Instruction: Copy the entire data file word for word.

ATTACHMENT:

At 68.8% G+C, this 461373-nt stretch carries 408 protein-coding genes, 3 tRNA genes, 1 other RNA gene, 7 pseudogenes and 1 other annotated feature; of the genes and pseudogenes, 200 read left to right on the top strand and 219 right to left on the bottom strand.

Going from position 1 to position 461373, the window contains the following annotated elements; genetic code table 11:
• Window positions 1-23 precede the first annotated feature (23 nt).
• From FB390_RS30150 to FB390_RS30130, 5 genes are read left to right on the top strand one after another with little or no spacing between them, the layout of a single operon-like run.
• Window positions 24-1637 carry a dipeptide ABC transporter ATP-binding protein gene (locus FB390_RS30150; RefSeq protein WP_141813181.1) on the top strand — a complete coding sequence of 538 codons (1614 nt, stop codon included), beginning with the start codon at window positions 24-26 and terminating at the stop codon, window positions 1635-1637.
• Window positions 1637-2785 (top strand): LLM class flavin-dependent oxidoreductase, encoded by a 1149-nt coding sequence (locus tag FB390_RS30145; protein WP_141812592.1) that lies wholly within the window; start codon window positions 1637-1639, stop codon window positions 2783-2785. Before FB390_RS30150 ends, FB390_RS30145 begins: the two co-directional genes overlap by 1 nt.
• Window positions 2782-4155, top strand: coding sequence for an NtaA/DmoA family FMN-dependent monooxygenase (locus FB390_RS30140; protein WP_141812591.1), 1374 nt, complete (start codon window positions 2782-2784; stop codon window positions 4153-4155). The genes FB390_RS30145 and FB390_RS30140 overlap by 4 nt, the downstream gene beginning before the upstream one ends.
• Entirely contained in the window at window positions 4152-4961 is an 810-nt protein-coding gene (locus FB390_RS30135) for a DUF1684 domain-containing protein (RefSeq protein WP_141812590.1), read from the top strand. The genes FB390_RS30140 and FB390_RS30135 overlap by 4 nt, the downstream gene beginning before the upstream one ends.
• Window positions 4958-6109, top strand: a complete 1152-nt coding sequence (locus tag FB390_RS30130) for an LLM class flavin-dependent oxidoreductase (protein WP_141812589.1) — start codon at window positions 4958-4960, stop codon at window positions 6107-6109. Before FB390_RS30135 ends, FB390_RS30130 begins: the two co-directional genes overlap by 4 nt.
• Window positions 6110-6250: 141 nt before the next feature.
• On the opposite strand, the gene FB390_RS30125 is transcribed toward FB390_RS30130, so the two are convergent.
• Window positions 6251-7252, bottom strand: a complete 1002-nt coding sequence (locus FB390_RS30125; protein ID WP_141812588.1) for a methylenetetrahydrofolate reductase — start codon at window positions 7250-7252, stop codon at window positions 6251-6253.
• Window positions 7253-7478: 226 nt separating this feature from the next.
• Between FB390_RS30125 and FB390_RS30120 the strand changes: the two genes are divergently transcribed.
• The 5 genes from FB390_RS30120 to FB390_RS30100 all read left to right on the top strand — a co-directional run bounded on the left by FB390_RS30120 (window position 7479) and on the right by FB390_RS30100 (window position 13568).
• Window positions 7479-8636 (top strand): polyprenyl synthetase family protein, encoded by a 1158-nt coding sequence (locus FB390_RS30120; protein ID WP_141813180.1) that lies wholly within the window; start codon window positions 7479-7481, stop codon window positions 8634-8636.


At 68.8% G+C, this 461373-nt stretch carries 408 protein-coding genes, 3 tRNA genes, 1 other RNA gene, 7 pseudogenes and 1 other annotated feature; of the genes and pseudogenes, 200 read left to right on the top strand and 219 right to left on the bottom strand.

Going from position 1 to position 461373, the window contains the following annotated elements; genetic code table 11:
• Window positions 1-23 precede the first annotated feature (23 nt).
• From FB390_RS30150 to FB390_RS30130, 5 genes are read left to right on the top strand one after another with little or no spacing between them, the layout of a single operon-like run.
• Window positions 24-1637 carry a dipeptide ABC transporter ATP-binding protein gene (locus FB390_RS30150; RefSeq protein WP_141813181.1) on the top strand — a complete coding sequence of 538 codons (1614 nt, stop codon included), beginning with the start codon at window positions 24-26 and terminating at the stop codon, window positions 1635-1637.
• Window positions 1637-2785 (top strand): LLM class flavin-dependent oxidoreductase, encoded by a 1149-nt coding sequence (locus tag FB390_RS30145; protein WP_141812592.1) that lies wholly within the window; start codon window positions 1637-1639, stop codon window positions 2783-2785. Before FB390_RS30150 ends, FB390_RS30145 begins: the two co-directional genes overlap by 1 nt.
• Window positions 2782-4155, top strand: coding sequence for an NtaA/DmoA family FMN-dependent monooxygenase (locus FB390_RS30140; protein WP_141812591.1), 1374 nt, complete (start codon window positions 2782-2784; stop codon window positions 4153-4155). The genes FB390_RS30145 and FB390_RS30140 overlap by 4 nt, the downstream gene beginning before the upstream one ends.
• Entirely contained in the window at window positions 4152-4961 is an 810-nt protein-coding gene (locus FB390_RS30135) for a DUF1684 domain-containing protein (RefSeq protein WP_141812590.1), read from the top strand. The genes FB390_RS30140 and FB390_RS30135 overlap by 4 nt, the downstream gene beginning before the upstream one ends.
• Window positions 4958-6109, top strand: a complete 1152-nt coding sequence (locus tag FB390_RS30130) for an LLM class flavin-dependent oxidoreductase (protein WP_141812589.1) — start codon at window positions 4958-4960, stop codon at window positions 6107-6109. Before FB390_RS30135 ends, FB390_RS30130 begins: the two co-directional genes overlap by 4 nt.
• Window positions 6110-6250: 141 nt before the next feature.
• On the opposite strand, the gene FB390_RS30125 is transcribed toward FB390_RS30130, so the two are convergent.
• Window positions 6251-7252, bottom strand: a complete 1002-nt coding sequence (locus FB390_RS30125; protein ID WP_141812588.1) for a methylenetetrahydrofolate reductase — start codon at window positions 7250-7252, stop codon at window positions 6251-6253.
• Window positions 7253-7478: 226 nt separating this feature from the next.
• Between FB390_RS30125 and FB390_RS30120 the strand changes: the two genes are divergently transcribed.
• The 5 genes from FB390_RS30120 to FB390_RS30100 all read left to right on the top strand — a co-directional run bounded on the left by FB390_RS30120 (window position 7479) and on the right by FB390_RS30100 (window position 13568).
• Window positions 7479-8636 (top strand): polyprenyl synthetase family protein, encoded by a 1158-nt coding sequence (locus FB390_RS30120; protein ID WP_141813180.1) that lies wholly within the window; start codon window positions 7479-7481, stop codon window positions 8634-8636.